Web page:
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Local collective launched to support youth in Raglan

About the Project

May 5, 2023

In late 2022, a group of like-minded community members came together to launch the Whāingaroa Youthworker Collective – Ngā Whakaruruhau Mahuri.

Spearheaded by Joseph Rao (ex Raglan Area School teacher), Mike Rarere (Raglan Community House) and Gabrielle Parson (Raglan Naturally), the collective have been meeting regularly with other locals that are passionate about supporting youth in our community.

“We as the adults are like the trees that create shelter for young saplings – our rangatahi-  to grow,” said Joe Rao, referring to the meaning behind the name gifted to the collective by kaumatua Sean Ellison: Ngā Whakaruruhau Mahuri.

The collective initially met to counteract negative media representations around youth that were being depicted on the news at the time and are keen to celebrate youth successes and create space for young people to feel supported in Whāingaroa.

Having kicked off a series of summer events in November last year, bringing youth together for fun activities at the beach, the group are looking to create more opportunities and initiatives for young people.

They say ‘it takes a village to raise a child’ and the youthworker collective’s approach is the same, aiming to connect youth with mentors in our community to share knowledge, skills and resources to build resilience. They also hope to have a specific space/hub for youth one day – a place where they can come together and connect.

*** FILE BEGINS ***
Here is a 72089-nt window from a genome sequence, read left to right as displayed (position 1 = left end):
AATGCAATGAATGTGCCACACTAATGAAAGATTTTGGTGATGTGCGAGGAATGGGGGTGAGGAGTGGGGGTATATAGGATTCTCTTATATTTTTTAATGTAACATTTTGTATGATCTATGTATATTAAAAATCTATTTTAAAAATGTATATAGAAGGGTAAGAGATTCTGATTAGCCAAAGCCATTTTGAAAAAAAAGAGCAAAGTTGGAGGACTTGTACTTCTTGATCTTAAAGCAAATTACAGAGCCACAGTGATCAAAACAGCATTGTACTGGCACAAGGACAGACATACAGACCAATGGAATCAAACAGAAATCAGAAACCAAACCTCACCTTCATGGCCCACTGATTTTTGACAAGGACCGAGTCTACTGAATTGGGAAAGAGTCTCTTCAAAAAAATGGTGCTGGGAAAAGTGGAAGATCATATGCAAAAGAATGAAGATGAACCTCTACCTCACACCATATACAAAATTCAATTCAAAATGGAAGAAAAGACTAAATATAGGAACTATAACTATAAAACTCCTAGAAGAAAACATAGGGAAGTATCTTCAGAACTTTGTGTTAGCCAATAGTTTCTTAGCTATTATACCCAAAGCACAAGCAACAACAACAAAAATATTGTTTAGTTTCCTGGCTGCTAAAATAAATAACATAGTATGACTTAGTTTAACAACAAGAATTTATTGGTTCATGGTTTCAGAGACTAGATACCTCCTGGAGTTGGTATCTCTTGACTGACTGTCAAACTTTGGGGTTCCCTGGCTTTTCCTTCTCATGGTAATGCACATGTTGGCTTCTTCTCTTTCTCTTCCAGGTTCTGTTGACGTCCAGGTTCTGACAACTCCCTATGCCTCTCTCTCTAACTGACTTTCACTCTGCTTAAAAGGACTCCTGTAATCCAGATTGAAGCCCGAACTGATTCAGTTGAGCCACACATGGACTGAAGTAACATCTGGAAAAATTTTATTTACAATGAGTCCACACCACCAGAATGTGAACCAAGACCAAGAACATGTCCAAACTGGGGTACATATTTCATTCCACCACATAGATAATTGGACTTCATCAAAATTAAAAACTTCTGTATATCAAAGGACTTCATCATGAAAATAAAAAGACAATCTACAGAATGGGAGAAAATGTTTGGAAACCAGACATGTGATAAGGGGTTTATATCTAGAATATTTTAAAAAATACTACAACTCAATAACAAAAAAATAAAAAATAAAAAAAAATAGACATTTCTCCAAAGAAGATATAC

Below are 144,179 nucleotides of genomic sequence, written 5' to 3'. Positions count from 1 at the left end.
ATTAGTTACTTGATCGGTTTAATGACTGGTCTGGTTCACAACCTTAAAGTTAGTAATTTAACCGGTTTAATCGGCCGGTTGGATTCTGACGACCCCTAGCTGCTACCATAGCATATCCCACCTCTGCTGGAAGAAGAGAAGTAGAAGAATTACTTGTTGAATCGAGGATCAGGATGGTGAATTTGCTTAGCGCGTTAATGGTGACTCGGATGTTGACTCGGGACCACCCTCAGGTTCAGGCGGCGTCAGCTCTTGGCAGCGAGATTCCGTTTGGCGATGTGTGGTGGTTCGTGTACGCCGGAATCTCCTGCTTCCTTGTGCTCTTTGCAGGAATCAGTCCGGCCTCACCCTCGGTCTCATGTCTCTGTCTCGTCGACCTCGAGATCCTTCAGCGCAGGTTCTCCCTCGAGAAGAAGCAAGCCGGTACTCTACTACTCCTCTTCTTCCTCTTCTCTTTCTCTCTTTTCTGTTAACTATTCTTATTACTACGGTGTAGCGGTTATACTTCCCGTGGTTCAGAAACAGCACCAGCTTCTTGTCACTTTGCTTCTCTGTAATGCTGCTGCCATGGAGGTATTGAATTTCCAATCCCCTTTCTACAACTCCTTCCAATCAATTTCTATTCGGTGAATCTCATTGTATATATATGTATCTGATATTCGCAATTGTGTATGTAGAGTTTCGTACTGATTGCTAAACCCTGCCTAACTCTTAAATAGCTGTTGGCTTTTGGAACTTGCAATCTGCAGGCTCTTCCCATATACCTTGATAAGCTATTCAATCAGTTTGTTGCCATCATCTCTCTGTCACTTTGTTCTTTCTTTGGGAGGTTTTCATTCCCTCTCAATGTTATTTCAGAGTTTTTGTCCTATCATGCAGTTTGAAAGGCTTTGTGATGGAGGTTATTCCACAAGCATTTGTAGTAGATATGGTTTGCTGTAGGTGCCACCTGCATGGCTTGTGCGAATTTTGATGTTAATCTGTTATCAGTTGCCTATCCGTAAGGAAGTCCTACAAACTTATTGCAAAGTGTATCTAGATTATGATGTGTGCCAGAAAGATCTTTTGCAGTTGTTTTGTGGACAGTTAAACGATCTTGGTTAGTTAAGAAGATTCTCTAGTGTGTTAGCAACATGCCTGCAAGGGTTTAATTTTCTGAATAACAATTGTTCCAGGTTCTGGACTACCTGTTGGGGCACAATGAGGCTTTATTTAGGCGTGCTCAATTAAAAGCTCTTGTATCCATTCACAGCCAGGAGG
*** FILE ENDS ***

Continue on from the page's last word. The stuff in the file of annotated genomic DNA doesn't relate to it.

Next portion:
Support has been wide-ranging and has come from all corners of the community, including involvement from Brenden de Ruysscher, Deilyn Tukiri, Sean Dillon, Raglan Area School, Raglan Naturally, Poutama Rites of Passage, and Raewyn from the Police as well as Brian Ruawai and Naomi Tuao from Soundsplash, Margaret Dillon from Feed the Kids, Teresa Morgan from Raglan Medical and Kelly Woolston from Whaikaha.

The collective agrees that, “We don’t want to be the adults telling youth what to do – we want to hear from youth what they want to see,” emphasising the importance of listening to the younger generation when it comes to seeing their point of view.

In New Zealand,12 to 24 years is the generally accepted age range for defining ‘youth’ or ‘young people’ and the collective have shoulder-tapped a number of ‘younger’ community members to drive the connection with youth in Whāingaroa.

At Whāingaroa Youthworker Collective – Ngā Whakaruruhau Mahuri’s latest meeting last week, collective members discussed their aspirations for the future of the collective, like funding a paid youth coordinator role to drive youth initiatives in Raglan.

Volunteers from the Raglan Community Patrol were also in attendance to explain their process to become a volunteer.  They gave a report on what they were seeing on their patrols and an overview of their role as the ‘eyes and ears’ of local police.

With the school holidays coming to an end last week, the collective held a fun Youth Session in the Town Hall to cap off the weekend with pool tables, games and snacks – organised by Jessica Hill from Dreamview Farm.  The youth events so far have been made possible through funding from Raglan Lions, Waikato District Council and Len Reynolds Trust.

The Youthworker Collective meets every 4-6 weeks and provides a space for ideas and concerns to be shared and supported, and projects to be activated.

If you are keen to find out more, support, or get involved with the Whāingaroa Youthworker Collective – Ngā Whakaruruhau Mahuri, contact Gabrielle:

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